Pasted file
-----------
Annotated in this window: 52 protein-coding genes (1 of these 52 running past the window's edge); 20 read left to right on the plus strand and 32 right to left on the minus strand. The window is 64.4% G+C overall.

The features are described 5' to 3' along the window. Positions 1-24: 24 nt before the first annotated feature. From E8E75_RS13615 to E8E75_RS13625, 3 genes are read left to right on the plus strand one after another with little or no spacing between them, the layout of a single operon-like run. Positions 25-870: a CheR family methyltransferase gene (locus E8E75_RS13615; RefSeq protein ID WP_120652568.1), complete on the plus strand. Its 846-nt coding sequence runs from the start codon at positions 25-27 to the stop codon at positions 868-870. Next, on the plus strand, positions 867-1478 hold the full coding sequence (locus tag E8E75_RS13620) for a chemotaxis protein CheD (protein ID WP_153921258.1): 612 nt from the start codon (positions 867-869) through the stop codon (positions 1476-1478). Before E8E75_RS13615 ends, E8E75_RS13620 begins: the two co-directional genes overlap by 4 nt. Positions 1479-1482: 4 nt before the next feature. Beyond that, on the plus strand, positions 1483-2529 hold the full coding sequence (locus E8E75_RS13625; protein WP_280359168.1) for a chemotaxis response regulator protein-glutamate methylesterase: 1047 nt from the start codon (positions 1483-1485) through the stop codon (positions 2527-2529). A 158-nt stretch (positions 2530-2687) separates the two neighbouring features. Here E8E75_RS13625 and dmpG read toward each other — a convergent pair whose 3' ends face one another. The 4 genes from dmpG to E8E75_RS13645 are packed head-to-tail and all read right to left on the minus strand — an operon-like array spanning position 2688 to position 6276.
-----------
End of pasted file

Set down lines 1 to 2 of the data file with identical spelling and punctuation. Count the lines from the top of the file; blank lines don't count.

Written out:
Annotated in this window: 52 protein-coding genes (1 of these 52 running past the window's edge); 20 read left to right on the plus strand and 32 right to left on the minus strand. The window is 64.4% G+C overall.

The features are described 5' to 3' along the window. Positions 1-24: 24 nt before the first annotated feature. From E8E75_RS13615 to E8E75_RS13625, 3 genes are read left to right on the plus strand one after another with little or no spacing between them, the layout of a single operon-like run. Positions 25-870: a CheR family methyltransferase gene (locus E8E75_RS13615; RefSeq protein ID WP_120652568.1), complete on the plus strand. Its 846-nt coding sequence runs from the start codon at positions 25-27 to the stop codon at positions 868-870. Next, on the plus strand, positions 867-1478 hold the full coding sequence (locus tag E8E75_RS13620) for a chemotaxis protein CheD (protein ID WP_153921258.1): 612 nt from the start codon (positions 867-869) through the stop codon (positions 1476-1478). Before E8E75_RS13615 ends, E8E75_RS13620 begins: the two co-directional genes overlap by 4 nt. Positions 1479-1482: 4 nt before the next feature. Beyond that, on the plus strand, positions 1483-2529 hold the full coding sequence (locus E8E75_RS13625; protein WP_280359168.1) for a chemotaxis response regulator protein-glutamate methylesterase: 1047 nt from the start codon (positions 1483-1485) through the stop codon (positions 2527-2529). A 158-nt stretch (positions 2530-2687) separates the two neighbouring features. Here E8E75_RS13625 and dmpG read toward each other — a convergent pair whose 3' ends face one another. The 4 genes from dmpG to E8E75_RS13645 are packed head-to-tail and all read right to left on the minus strand — an operon-like array spanning position 2688 to position 6276.